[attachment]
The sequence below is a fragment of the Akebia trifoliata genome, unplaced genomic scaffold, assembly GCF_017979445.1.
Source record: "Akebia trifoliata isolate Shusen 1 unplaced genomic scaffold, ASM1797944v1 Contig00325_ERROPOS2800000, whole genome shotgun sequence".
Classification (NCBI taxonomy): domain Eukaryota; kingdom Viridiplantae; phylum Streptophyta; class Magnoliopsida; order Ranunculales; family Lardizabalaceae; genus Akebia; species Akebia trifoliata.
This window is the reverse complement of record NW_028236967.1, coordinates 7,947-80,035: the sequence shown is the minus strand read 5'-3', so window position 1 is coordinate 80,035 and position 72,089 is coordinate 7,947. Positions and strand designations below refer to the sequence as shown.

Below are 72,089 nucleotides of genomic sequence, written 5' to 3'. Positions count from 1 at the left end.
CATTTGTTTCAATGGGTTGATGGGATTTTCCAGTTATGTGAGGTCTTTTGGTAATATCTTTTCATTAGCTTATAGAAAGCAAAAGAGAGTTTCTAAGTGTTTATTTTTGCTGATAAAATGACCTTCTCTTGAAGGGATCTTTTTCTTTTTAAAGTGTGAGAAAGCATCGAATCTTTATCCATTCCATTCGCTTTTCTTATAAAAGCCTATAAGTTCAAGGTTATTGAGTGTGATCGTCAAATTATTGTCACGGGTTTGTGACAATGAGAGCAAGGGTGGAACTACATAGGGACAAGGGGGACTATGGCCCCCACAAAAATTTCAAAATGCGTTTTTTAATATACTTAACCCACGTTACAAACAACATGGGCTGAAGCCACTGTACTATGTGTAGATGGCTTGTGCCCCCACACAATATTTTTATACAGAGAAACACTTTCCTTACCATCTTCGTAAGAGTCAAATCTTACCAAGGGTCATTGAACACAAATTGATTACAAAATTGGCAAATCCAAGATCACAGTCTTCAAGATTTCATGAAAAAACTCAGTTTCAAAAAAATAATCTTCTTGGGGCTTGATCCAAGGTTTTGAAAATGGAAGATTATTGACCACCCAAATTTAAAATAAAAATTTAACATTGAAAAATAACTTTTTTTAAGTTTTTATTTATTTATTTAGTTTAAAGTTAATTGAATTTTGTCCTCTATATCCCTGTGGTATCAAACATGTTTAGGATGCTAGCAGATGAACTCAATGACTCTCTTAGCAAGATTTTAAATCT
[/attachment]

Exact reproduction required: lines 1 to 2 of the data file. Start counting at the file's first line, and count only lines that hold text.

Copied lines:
The sequence below is a fragment of the Akebia trifoliata genome, unplaced genomic scaffold, assembly GCF_017979445.1.
Source record: "Akebia trifoliata isolate Shusen 1 unplaced genomic scaffold, ASM1797944v1 Contig00325_ERROPOS2800000, whole genome shotgun sequence".